A photographic experiment in self-perception.
As a professional portrait photographer for nearly a decade, I’ve photographed thousands of people. Every so often, a woman (it’s always a woman) has a peculiar reaction upon seeing her portrait for the first time. Something along the lines of:
“That’s a nice photo, but it doesn’t really look like me.”
“It looks like my sister / aunt / cousin.”
“Something’s not quite right.”
For a while I chalked it up to a form of self-hatred, or dysmorphia, but it happens often enough that I felt like this wasn’t all in their minds. So I set about finding out if I could create an experiment to see objectively what it was they were seeing.
As an analogy, we’ve all experienced the jarring feeling when we hear our own voice recorded and played back. It sounds similar, but not quite right, due to the resonance of the sound in our skulls, and probably some other factors. However, others hearing the recording will say that yes, that’s what we sound like.
What if there’s a visual equivalent of this phenomenon? What if we don’t look the same way to others as we do to ourselves? Is it possible to see the two versions side-by-side and compare them?
It occurred to me that the time that most women really see their own faces is when they’re doing their makeup. Which means they are fairly close to a mirror.
Of course this means that they are seeing a reversed version of themselves. But more than that, they are seeing a very close, reversed version of themselves. The shorter distance is a bigger deal than the backwards image, I think.
So I recruited some friends to let me test this theory. I first set up a mirror in the studio, and asked them to put on eyeliner, mascara, or lipstick, and I observed the distance they were from the mirror. Doubling that distance gave me the apparent distance that they are from their reflection. This worked out to be about 18 inches in most cases.
Perspective changes with distance. The closer a subject is, in general, the less you can see of it. Also, as you get closer to a subject, the more distortion happens… closer parts appear bigger than further away parts. With faces, noses get larger disproportionately to ears, for example. Foreheads get larger, hairlines recede.
Note that these changes are a function of the distance from the subject, not the focal length of the lens (a longer lens will enlarge the image, but the perspective will remain the same).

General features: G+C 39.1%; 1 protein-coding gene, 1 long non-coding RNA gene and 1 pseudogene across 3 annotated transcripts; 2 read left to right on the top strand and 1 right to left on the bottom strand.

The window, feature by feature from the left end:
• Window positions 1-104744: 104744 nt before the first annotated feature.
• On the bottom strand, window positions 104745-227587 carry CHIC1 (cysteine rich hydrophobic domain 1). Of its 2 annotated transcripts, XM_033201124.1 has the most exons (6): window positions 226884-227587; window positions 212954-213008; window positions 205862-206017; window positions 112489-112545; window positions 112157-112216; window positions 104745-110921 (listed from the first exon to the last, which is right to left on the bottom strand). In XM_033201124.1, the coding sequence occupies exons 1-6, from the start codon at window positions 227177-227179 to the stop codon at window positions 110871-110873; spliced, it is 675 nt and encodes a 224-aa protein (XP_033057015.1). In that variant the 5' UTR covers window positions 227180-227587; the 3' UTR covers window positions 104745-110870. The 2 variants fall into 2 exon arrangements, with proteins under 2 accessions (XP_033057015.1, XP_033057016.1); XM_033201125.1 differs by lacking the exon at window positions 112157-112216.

For the experiment, I would need a pair of photos, side-by-side, taken from two different distances. One would represent the way the subject sees herself when doing her makeup, and the other would show how she is seen by others, at a socially-acceptable distance.
I knew from the start that I needed this to be as scientifically rigorous as possible. I wanted to control as many variables as I could. This meant that lighting, hair, makeup, jewelry, clothing, pose and expression should be consistent between the two photos. I asked subjects to do their hair and makeup in the usual everyday way, and to avoid jewelry. I kept clothing out of the image to avoid distractions, and keep the emphasis on the face.
I also made the decision that there should be no retouching whatsoever. This meant that I needed the most flattering light possible, so that the subjects would look their best in both photos. To achieve this, I surrounded the subjects with four large softboxes, with two additional strip lights behind to add shine to the hair and separation from the background. I used a plain white paper background, which fell off to a neutral light gray.
Duplicating a smile from one photo to another is extremely difficult… so I asked each subject to relax the muscles in her face, and give me a completely neutral, blank expression. This was done for consistency, but it turned out to be a secondary conversation about resting face, and the implications of women not smiling.
From the first experimental session to the gallery opening was 5 months. Ninety-five women participated in one of the six sessions, resulting in nearly 3,000 photos, and requiring a total of 18 hours of shooting and about 24 hours of editing.
When putting the pairs of photos together, I had do make a decision as to how to line them up. After some trial and error, it was all about the eyes. I aligned the pupils on the same place in every photo, which meant head size varied slightly.
I printed 95 pairs of images, at 24” wide by 16” high, resulting in a slightly-larger-than-lifesize image. The final gallery show ended up with three rows high to fit every participant into the show. The gallery opening took place at CityArts Factory on Thursday, Nov. 15.
In the examples below, the image on the left is close and reversed (how the subject sees herself), and the image on the right is from a distance and not reversed (how others see her).
I’d love to hear your thoughts, comments, criticisms, and suggestions for improvement. Please post your questions below, and I’ll answer them if I can.